The Future of Industrial Valve Automation

The Future of Industrial Valve Automation

Rapid technological innovations will push industrial valve automation to new heights over the next five years. Here are some of the key trends that will drive progress in industrial valve automation and process control:

Increased Integration of IIoT and AI

The Industrial Internet of Things (IIoT) has enabled wireless networking to connect industrial valves and actuators to centralized control systems. IIoT connectivity will become ubiquitous in the future, allowing industrial facilities to collect vast troves of operational data from automated valves. Facilities can then analyze this data using artificial intelligence (AI) and machine learning algorithms to optimize valve performance, predict maintenance needs, and fine-tune process control logic.  

AI integration will lead to self-optimizing and self-healing valve systems that can automatically adjust parameters, detect anomalies, and take corrective actions with minimal human intervention. Smart valve positioners enabled by edge AI computing will make real-time adjustments to ensure precise valve positioning. AI-powered industrial valve automation will enhance process reliability, reduce unplanned downtime, and boost operational efficiency.

Advanced Valve Condition Monitoring  

Many industrial facilities rely on manual inspections and scheduled maintenance to service valves, actuators, and related equipment. However, over the next five years, comprehensive online condition monitoring systems leveraging IIoT connectivity and smart sensors will become the norm. These valve monitoring systems will continuously track performance metrics like valve position, pneumatic pressure, temperatures, vibration signatures, and more.

Sophisticated analytics will allow maintenance teams to accurately predict valve failures based on degrading conditions before they occur. Rather than reacting to unexpected breakdowns, industrial plants will transition to a predictive maintenance model for valve assets. This approach will minimize unplanned shutdowns, reduce maintenance costs through optimized work schedules, and extend the operating life of valve equipment.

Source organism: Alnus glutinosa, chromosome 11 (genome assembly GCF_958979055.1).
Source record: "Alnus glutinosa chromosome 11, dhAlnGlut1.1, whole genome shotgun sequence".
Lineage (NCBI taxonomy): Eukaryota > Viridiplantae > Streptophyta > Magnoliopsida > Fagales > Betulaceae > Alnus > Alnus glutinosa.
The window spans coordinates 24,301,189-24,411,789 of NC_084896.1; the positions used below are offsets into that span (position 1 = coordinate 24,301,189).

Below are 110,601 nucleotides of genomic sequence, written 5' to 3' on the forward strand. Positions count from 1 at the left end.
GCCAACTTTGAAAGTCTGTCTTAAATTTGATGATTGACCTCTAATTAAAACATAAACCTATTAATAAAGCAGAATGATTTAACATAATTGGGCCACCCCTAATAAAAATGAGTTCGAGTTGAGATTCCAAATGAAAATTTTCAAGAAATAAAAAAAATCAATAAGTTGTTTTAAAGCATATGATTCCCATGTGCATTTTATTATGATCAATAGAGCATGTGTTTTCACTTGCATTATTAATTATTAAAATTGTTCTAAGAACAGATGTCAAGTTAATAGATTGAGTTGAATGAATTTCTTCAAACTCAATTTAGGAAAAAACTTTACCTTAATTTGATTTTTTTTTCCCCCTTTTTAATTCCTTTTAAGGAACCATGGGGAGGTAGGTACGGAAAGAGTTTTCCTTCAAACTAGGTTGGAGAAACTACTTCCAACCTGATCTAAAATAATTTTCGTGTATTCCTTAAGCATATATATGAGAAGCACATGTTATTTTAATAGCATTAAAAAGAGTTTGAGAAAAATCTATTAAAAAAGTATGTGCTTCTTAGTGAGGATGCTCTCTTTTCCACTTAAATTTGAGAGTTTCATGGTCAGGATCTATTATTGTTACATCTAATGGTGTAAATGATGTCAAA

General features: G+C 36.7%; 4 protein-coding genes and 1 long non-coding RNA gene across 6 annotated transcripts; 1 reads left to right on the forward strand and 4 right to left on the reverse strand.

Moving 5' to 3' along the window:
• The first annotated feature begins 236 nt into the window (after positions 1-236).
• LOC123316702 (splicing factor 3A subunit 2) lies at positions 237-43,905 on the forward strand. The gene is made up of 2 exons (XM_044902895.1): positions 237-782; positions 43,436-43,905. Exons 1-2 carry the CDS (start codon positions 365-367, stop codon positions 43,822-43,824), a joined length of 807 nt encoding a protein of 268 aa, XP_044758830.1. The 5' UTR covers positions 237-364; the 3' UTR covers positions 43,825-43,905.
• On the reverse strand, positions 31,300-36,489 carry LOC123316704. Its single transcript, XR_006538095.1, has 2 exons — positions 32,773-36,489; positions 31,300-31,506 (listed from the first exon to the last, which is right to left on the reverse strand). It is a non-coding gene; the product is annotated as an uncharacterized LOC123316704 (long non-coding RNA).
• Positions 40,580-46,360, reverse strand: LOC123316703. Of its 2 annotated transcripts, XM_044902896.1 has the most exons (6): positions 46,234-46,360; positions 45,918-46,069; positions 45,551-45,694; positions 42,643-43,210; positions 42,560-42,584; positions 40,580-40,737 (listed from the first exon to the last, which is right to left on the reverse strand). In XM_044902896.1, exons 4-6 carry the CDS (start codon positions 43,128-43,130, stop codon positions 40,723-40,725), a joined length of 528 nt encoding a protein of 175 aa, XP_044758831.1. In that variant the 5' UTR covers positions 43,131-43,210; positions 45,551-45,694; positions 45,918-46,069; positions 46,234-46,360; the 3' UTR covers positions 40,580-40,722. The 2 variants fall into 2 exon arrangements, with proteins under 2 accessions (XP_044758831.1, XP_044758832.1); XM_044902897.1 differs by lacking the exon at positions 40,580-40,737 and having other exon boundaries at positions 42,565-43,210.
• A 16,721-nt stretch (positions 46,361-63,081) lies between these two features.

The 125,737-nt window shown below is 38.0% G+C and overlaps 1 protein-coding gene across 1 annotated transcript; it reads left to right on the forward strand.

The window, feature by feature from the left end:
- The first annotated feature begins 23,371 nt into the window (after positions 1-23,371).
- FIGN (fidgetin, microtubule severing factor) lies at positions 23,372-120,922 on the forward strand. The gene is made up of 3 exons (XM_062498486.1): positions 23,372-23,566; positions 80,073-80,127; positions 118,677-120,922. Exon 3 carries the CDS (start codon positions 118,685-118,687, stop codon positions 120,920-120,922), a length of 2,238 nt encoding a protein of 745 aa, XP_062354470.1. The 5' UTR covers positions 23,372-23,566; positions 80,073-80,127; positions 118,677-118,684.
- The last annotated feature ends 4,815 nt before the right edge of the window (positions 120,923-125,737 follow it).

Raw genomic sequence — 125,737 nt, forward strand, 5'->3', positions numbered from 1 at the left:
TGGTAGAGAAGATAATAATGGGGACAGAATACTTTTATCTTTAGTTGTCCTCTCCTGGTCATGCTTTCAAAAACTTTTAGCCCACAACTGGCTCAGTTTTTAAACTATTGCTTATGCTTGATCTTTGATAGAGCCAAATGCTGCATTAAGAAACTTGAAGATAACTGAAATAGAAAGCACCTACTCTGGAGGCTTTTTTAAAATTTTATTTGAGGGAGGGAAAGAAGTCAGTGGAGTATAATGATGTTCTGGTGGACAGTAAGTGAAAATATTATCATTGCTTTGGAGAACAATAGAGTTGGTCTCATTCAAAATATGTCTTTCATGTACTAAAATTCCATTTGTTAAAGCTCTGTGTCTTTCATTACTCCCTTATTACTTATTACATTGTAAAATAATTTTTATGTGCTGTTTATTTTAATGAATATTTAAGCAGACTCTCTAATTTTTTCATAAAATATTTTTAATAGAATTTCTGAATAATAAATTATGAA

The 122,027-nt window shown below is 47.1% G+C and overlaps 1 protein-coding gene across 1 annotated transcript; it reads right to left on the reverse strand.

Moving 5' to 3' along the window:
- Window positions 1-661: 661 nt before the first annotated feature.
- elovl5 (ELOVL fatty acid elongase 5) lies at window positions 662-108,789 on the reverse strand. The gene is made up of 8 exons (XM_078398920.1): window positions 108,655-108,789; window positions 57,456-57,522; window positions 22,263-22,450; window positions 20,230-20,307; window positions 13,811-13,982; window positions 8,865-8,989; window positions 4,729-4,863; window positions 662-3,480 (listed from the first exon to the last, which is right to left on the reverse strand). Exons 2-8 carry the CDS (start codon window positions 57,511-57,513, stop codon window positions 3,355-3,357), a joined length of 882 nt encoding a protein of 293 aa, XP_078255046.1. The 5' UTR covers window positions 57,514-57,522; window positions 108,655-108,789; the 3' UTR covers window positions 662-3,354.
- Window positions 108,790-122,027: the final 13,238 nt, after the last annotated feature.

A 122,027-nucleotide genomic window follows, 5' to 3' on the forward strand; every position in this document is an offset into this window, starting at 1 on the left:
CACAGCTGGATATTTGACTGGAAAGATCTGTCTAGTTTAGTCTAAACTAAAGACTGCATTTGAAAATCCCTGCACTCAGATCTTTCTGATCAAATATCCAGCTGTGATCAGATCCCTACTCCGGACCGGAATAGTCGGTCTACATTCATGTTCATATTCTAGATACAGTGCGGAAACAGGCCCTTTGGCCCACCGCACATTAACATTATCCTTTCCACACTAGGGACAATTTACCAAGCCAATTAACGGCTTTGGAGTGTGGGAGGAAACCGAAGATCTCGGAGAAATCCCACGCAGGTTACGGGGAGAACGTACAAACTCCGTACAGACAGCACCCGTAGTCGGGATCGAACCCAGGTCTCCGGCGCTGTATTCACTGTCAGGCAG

Adoption of Wireless Systems

Installing miles of wired communications infrastructure has traditionally been a significant cost and complexity for industrial valve automation projects. In the coming years, reliable and secure wireless technologies like WirelessHART, ISA100, and 5G will see increased adoption for connecting automated valve assemblies to control systems. Wireless valve automation will slash installation costs and enable flexible retrofitting of existing facilities.

Moreover, battery-powered industrial wireless valve controllers could provide autonomous operations without a grid power source in remote locations. For control valve assemblies in hazardous areas, wireless connectivity eliminates safety risks associated with running wired conduits, enhancing worker safety.  

Continued Push Towards All-Electric Actuators

Pneumatic valve actuators powered by compressed air have long been the industry standard. However, their inherent limitations, such as air leaks, freeze-ups, and maintenance requirements, will drive more industrial plants to adopt all-electric actuators over the next five years. Modern electric actuators offer high reliability, precision, efficiency, and easier integration with digital valve controllers.


As industrial valve automation continues its accelerated evolution through emerging technologies, process manufacturing across numerous sectors will benefit from tighter control, improved safety, increased uptime, and optimized efficiency. The coming years will reshape how valve-automated processes get designed, operated, and maintained using the latest digital innovations.

Mead O'Brien
(800) 874-9655